COA questions P660M for gov’t think tank
MANILA, Philippines–The Commission on Audit (COA) has raised red flags on the use of P660 million from the Disbursement
Acceleration Program (DAP) that was given to a government think tank, saying that huge sums meant to boost the economy remained either unspent or unaccounted for.
Of the DAP funds granted to the Philippine Institute for Development Studies (PIDS) from 2011 to 2012, the think tank kept P213 million dormant in Landbank deposit accounts, the COA noted in a 2013 annual audit report released last week.
The COA also said the PIDS had failed to account for P297 million it channeled to government schools, universities and colleges (SUCs).
In addition, the COA said that even the P100 million in DAP funds that the PIDS, an attached agency of the National Economic and Development Authority (Neda), was able to spend for real estate turned out to be problematic.
The PIDS is a nonstock, nonprofit state corporation that provides research papers and studies to help the government in national planning and policy-making. It was created in 1977 by virtue of Presidential Decree No. 1201.
A blueprint of the agency’s research program called the PIDS Research Agenda is updated every five years to respond to emerging economic and social issues.
The areas added in the new master plan for 2010 to 2014 include geopolitics, metropolitan issues, infrastructure, industrial policies and conditional cash transfer.
“The utilization of the P560 million from the DAP granted to the PIDS and the CHEd (Commission on Higher Education) to fund various RDE (research, development and extension) projects did not accelerate spending as envisioned in the DAP.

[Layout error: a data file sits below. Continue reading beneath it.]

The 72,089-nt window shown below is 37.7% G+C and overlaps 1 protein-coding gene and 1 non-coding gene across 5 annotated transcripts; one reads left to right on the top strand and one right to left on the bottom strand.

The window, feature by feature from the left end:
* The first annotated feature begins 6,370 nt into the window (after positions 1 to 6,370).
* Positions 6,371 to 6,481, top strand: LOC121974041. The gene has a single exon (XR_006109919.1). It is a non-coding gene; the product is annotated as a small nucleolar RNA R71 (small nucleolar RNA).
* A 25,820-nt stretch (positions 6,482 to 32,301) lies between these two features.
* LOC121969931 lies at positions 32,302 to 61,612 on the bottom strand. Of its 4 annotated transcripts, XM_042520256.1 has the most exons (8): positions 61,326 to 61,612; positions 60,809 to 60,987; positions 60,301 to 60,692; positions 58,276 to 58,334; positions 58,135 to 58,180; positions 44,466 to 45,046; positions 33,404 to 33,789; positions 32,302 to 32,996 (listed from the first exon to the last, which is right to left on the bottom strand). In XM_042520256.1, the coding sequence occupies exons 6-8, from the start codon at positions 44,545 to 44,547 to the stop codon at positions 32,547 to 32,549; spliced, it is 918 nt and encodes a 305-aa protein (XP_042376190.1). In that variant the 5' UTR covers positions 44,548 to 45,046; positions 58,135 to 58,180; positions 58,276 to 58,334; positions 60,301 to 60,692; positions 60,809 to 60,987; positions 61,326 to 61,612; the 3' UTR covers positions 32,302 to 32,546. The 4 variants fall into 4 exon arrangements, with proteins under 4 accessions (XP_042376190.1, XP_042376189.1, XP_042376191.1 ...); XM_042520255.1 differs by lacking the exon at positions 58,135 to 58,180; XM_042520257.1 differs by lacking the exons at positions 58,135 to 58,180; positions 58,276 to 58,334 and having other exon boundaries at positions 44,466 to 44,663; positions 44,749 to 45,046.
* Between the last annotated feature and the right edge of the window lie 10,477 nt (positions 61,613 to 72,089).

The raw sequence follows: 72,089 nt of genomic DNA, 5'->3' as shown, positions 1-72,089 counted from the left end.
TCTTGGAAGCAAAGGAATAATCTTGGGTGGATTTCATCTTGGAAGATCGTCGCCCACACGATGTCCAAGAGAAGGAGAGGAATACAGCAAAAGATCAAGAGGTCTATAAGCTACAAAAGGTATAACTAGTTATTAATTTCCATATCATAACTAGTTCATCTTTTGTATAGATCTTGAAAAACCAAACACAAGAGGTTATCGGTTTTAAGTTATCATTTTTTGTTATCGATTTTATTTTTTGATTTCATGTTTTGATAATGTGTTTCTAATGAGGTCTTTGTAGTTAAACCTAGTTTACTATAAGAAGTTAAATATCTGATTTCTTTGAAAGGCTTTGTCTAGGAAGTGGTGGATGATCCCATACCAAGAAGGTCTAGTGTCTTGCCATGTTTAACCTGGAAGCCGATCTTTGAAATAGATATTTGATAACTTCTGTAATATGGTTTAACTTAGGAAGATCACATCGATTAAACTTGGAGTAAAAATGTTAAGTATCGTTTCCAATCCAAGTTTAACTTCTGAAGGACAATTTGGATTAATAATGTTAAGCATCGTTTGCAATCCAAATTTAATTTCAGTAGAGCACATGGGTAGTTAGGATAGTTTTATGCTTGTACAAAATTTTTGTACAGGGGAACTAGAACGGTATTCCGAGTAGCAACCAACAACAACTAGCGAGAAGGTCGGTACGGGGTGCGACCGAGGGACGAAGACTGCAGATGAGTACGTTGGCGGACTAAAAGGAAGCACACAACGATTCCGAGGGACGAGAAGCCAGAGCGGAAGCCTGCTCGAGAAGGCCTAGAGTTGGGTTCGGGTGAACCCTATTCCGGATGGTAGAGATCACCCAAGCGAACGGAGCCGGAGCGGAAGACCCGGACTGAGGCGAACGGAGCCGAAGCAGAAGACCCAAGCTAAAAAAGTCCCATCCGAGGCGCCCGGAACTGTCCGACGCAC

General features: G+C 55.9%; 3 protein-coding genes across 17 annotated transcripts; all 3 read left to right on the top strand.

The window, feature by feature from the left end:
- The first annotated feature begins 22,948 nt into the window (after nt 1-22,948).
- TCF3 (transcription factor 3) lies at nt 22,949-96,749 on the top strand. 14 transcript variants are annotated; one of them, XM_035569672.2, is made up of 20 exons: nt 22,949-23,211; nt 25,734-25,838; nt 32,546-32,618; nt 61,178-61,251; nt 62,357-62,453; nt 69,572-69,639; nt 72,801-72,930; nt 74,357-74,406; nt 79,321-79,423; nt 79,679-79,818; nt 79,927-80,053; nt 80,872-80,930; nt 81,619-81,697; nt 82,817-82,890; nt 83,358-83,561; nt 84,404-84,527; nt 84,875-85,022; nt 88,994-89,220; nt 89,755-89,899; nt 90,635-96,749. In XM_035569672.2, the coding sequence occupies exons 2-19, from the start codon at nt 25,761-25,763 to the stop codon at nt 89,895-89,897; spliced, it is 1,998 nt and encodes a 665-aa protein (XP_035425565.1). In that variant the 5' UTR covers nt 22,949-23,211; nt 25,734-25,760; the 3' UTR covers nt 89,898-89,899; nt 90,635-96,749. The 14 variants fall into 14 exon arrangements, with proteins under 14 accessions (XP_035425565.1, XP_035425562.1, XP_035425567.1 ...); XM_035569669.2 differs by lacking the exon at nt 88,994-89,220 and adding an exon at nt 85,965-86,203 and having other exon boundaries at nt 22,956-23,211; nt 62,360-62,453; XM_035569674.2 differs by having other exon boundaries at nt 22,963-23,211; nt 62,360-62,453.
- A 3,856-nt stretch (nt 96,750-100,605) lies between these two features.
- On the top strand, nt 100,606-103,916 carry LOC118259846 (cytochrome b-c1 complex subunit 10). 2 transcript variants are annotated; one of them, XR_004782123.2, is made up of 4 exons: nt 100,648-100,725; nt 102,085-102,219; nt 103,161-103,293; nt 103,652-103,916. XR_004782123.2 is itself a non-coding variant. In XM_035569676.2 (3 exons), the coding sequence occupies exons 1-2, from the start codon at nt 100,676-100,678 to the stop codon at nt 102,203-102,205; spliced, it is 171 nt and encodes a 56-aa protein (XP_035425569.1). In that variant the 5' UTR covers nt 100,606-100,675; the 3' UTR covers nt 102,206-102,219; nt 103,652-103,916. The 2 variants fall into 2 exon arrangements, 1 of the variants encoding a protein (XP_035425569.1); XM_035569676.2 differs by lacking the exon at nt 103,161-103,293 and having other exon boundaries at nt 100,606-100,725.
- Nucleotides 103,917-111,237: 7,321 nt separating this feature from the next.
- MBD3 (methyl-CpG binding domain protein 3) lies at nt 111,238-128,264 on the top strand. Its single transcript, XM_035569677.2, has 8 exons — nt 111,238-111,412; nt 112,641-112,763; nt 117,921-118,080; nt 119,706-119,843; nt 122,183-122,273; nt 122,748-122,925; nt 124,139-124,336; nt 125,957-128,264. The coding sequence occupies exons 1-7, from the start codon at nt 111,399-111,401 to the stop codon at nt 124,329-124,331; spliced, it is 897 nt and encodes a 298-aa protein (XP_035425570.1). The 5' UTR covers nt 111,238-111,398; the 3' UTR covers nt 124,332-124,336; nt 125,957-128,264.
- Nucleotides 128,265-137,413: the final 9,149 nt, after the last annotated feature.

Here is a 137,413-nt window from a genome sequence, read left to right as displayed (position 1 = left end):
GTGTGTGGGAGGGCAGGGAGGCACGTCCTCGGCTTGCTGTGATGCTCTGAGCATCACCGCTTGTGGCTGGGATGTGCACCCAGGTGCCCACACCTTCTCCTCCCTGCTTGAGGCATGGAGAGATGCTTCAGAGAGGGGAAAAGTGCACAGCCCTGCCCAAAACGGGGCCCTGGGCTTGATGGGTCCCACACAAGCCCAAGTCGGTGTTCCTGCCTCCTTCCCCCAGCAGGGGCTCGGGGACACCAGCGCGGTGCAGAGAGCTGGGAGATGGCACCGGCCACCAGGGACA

“The expected amount that should have flowed as stimulus to boost the economy remained in the possessions of these agencies,” the COA said.
The PIDS requested the funds and it tapped the CHEd as a conduit for the deployment of the bulk of these funds—P536 million for distribution to 49 research projects in 25 SUCs.
But the COA said that of the amount given to the CHEd, P309.79 million was released as of end-2013, with P194.2 million left unused.
Socioeconomic Planning Secretary Arsenio Balisacan, PIDS chair, said the use of the P300 million in question was aboveboard.
“(What) we are using now for impact evaluation was budgeted last year for this year,” Balisacan said in an e-mail sent through the public affairs office of the Neda.
“The PIDS has not actually utilized all that yet. Some of these will spill into 2015,” said Balisacan, also the director general of the Neda.
“We would want to wait for the experiences of PIDS and take stock of the lessons learned in our exercise before we lunge into a much bigger initiative for impact evaluation,” he said.
The COA asked the CHEd to fully account for some 2.4 million in interest income from the money kept in a bank account for one-and-a half years.
The auditing agency said that “aside from the check number in the CHEd report, no documents acknowledging the receipt of fund by each SUC was submitted.”
No copies of agreements
The PIDS also failed to submit the copies of the agreements between the CHEd and SUCs on the use of the DAP funds.